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“Since 2008, Hawaii’s Plantation Village (HPV) been paying tribute to individuals who have demonstrated a commitment to honor and perpetuate the legacy of Hawaii’s Sugar Plantation lifestyle and values,” said Jeff Higa, HPV’s Executive Director.  “This year’s honorees are a diverse group whose work continues to share our understanding of plantation culture and history.”

Honorees for 2010 are:

Alan Wong

Alan Wong has continuously contributed to Hawaii’s Plantation Village.  For the past several years, he has named HPV the recipient of his popular anniversary fundraising dinners.  Funds received from these functions have allowed HPV to embark on expansion of their Hawaiian structures, which is in turn allows HPV to tell a fuller story about the contribution by Hawaiians to the Sugar Plantation community.

But, beyond his financial generosity, Alan Wong has been a very vocal supporter of HPV to national and international media, raising our profile and the morale of our volunteers.  He truly understands the value of our mission and Hawaii’s Plantation Village cannot thank him enough for sharing his valuable time and prestigious name with our organization.

Steven Pang

Steven Pang continues the legacy of the Pang Family’s involvement with Hawaii’s Plantation Village.  A man of many talents, he is a frequent sight at many HPV cultural celebrations, usually cooking Chinese food, or managing displays at the Tsoong Nye Society house.  Steve has been instrumental in almost singlehandedly establishing the popular Bon Dance that HPV hosts every June by providing the entire infrastructure for that event:  stage construction, electrical and plumbing, even providing at least half of the food for sale that night.  His wide background in facilities and abilities in a wide range of construction skills has made him an invaluable member of our organization.

Ah Sui (Joe) & Margie Pang

Hawaii’s Plantation Village sits on the site of Ah Sui (Joe) and Margie Pang’s former home.  It is now the site of the Chinese complex exhibit.  Joe, Margie, and their son Steven, and Johnson (Joe’s cousin) were the driving force behind the Tsoong Nyee Society.  They restored many Chinese cultural and agricultural artifacts, giving slide and video shows about the early Chinese.  The Tsoong Nyee Society collaborated with Friends of Waipahu Cultural Garden Park to restore the Chinese Kitchen as an extension of Waipahu Cultural Garden Park’s (WCGP) museum exhibits.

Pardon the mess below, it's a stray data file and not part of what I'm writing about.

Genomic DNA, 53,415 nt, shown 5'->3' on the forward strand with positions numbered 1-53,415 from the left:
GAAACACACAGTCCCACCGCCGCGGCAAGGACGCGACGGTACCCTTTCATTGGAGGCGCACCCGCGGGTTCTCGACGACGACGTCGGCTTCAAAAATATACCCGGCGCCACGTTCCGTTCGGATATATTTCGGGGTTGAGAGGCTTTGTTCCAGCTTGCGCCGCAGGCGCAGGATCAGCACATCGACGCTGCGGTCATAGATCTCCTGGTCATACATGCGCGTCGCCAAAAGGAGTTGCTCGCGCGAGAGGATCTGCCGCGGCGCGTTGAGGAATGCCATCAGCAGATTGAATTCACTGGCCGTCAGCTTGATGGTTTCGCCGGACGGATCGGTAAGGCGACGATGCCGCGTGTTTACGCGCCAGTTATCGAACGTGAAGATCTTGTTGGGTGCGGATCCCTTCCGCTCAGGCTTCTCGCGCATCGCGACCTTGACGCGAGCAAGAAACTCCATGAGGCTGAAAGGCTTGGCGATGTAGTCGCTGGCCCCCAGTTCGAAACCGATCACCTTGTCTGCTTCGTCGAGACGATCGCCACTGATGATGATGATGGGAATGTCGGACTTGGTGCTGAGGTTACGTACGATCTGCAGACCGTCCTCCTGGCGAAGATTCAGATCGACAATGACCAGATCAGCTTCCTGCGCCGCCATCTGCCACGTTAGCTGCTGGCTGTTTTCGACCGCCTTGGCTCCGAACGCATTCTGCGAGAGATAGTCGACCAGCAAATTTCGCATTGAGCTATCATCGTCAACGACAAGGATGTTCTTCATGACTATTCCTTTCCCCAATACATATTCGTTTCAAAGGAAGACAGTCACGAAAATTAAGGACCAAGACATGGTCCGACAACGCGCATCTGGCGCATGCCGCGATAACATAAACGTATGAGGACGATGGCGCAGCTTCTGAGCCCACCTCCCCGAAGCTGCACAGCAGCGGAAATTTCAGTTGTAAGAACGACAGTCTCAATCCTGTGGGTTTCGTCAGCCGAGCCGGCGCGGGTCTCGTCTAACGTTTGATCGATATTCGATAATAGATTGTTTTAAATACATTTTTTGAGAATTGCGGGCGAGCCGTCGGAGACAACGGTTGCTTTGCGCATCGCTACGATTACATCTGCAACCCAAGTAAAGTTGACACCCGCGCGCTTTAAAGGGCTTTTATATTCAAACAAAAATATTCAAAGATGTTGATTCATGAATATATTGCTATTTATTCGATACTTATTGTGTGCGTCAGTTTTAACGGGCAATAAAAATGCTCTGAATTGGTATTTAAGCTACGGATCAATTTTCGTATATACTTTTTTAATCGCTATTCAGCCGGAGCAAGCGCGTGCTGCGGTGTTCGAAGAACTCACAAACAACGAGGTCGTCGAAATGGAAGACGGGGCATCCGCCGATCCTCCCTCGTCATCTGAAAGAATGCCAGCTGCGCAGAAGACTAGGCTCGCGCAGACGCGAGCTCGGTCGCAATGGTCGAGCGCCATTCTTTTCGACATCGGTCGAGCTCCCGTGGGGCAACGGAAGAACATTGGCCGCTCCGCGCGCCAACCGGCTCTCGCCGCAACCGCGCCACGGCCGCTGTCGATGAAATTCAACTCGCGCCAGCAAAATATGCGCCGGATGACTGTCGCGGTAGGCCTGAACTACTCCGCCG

They were volunteers at the WCGP and often joined the Wednesday group of seniors. Margie always brought Chinese delicacies, which were made from items from her yard and garden, to share.  Her corned beef patties with taro are still remembered.  Margie was the first docent for the village, even before there was a village.  She would take school children on tours of her garden, explaining about the many medicinal plants and fruit trees that flourished in her yard.

Ah Sui and Margie Pang have three children, Pat, Wanda, and Steven.

Barbara Kawakami

Barbara Kawakami began her academic career past the age of fifty, earning her degrees, a BS in Textile and Clothing, and an MA in Asian Studies, from the University of Hawaii. Prior to that, she was a dressmaker and designer plus a homemaker.  Mrs. Kawakami was born in Japan and raised on the Sugar Plantations of Hawaii.  Her knowledge of various Japanese dialects as well as her traditional plantation upbringing prepared her well for the interviews she conducted to prepare her book, Japanese Immigrant Clothing in Hawaii 1885-1941.

She was instrumental in establishing many of the clothing exhibits we have at the Village, and providing a foundation for our plantation clothing archives.  She continues to be a great resource for our curators and archivists on plantation clothing and sewing techniques, Japanese and Okinawan plantation clothing, and also early Hawaiian aloha wear.

Mildred & Melvin Makii

Melvin and Mildred Makii are longtime Waipahu residents that have been involved with Hawaii’s Plantation Village from its creation.  In the early days, Melvin helped guide the Village by serving in a number of Board positions and administrative posts, while Mildred was very active in the educational and Japanese language programs.  Their memory of the plantation era has proved invaluable to the narratives and curriculums HPV has developed for the school program.  Fluent in both English and Japanese, both Mildred and Melvin were volunteer docents at least twice a week and continue to lend their time as much as they can.

For more information please contact the Village at 677-0110 or visit our Website at www.hawaiiplantationvillage.org.

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